The series, called History Moments, features short stories of early settlement, prominent people and significant events, which have profoundly shaped the past of the Quinte region. History Lives Here Inc., a heritage communications company in Picton, has pioneered the concept in Prince Edward County producing an annual series over the past three years, which plays before movies at The Regent Theatre, is distributed into area schools, libraries, archives, and museums as an educational resource, retailed at local shops, and broadcast online on community partner websites to promote increased tourism and to enhance the profile of local heritage organizations.

“We wanted to celebrate our history as part of our anniversary plans, “ says Kiwanis President Ed Hawman. “This series is a means of celebrating more broadly with the community by showcasing these wonderful stories drawn from the past.”

“This is popular history,” says series producer Peter Lockyer. “ The series is designed to engage the community in its past – to awaken us to the history that is all around us, and the enormous economic potential of promoting our history to the world. The past can be a big part of the future if we work together to promote it as a suite of products retailed to heritage travelers.”

This year’s series will profile pioneer author Suzanna Moodie; the story of Eleanor May Bowden, the British servant girl at the Philip’s house (now Glanmore National Historic Site), one of the home children from poor English families sent to Canada and Australia to help populate these countries; the history of one of Canada’s oldest community newspapers, the Belleville Intelligencer; the company town of Pt. Anne and the Village of Wellington celebrating its 150th anniversary this year; and the story of the Fox Sisters from Consecon in Prince Edward County, two clairvoyant young women who helped shape the spiritualist movement in the United States in the 1850s.

Area businesses such as Black Prince Winery, Essroc Cement, Lafarge Canada, The Belleville Intelligencer, and the City of Belleville and the Corporation of the County of Prince Edward are sponsoring the series. Project proceeds help support the work of the Kiwanis Club of Belleville.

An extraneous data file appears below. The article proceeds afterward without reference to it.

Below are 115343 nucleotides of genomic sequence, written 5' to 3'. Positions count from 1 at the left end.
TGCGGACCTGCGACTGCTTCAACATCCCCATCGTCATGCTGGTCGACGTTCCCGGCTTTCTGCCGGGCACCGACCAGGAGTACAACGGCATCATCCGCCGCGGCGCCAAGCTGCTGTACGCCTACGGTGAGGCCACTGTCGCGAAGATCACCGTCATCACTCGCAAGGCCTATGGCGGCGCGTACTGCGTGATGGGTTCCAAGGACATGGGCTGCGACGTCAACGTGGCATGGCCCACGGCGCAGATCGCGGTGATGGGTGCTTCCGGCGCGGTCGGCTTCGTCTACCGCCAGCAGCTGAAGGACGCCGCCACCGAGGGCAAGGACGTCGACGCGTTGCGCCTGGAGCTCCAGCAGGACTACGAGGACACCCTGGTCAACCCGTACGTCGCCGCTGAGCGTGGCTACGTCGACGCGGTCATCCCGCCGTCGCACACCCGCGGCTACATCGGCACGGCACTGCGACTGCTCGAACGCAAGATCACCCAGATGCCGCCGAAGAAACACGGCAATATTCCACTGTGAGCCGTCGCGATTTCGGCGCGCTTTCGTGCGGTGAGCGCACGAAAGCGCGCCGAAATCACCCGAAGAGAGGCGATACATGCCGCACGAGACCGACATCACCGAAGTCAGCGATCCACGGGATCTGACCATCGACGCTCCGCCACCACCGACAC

To purchase tickets to the launch events, contact:

The Empire Theatre (613)969-0099

The Regent Theatre (613)476-8416

The Kiwanis Club of Belleville

Miss Supertest Documentary by Peter Lockyer, History Lives Here Inc


(PICTON, ONTARIO) MAKING WAVES: The Story of the Miss Supertest Team, will premiere at The Regent Theatre in Picton at 4 pm. on Monday, August 8th 2011 as part of a three-day event to celebrate the Canadian racing hydroplane Miss Supertest III.

In August 1960 and 1961, the waters off Picton churned as unlimited class hydroplanes thundered across Long Reach leaving sprays of wake – or ”rooster tails” – as they sped by thousands of spectators watching from the shore. These were the Harmsworth International Races. In 1959, 1960, and 1961 a Canadian boat named Miss Supertest III swept to victory against her American competitors in races in Detroit and Picton to establish a record of successive championships that has never been matched by another Canadian boat.

To celebrate this Canadian sports history, a weekend of exhibits and events will be held at the Loch Sloy Business Park in Picton – once a military base known as Camp Picton. On Monday, August 8th, Canada Post will launch a commemorative stamp in honour of the boat. Later that afternoon, the documentary on the Supertest story will premiere at The Regent Theatre in Picton. See http://www.misssupertest.ca for a full list of events.

“The launch of the Canada Post commemorative stamp and this weekend celebration is a once-in-a-lifetime opportunity,” says Peter Lockyer of History Lives Here Inc., the Picton-based communications firm, which produced the documentary. “ I attended the Harmsworth races 50 years ago and they have endured as an exciting moment in the maritime heritage of the area. It’s a privilege to re-live this rich history and to contribute our documentary on the Supertest team as part of this community celebration.”

MAKING WAVES: The Story of the Miss Supertest Team traces the early days of the Thompson family of London, Ontario, owners of the Supertest chain of gas stations across Canada, as they entered the world of international hydroplane racing in the 1950s. Although they faced a number of engineering challenges and heartbreaking setbacks before achieving success with their boats Miss Supertest II and Miss Supertest III, the Thompsons and their team won a series of three consecutive world titles.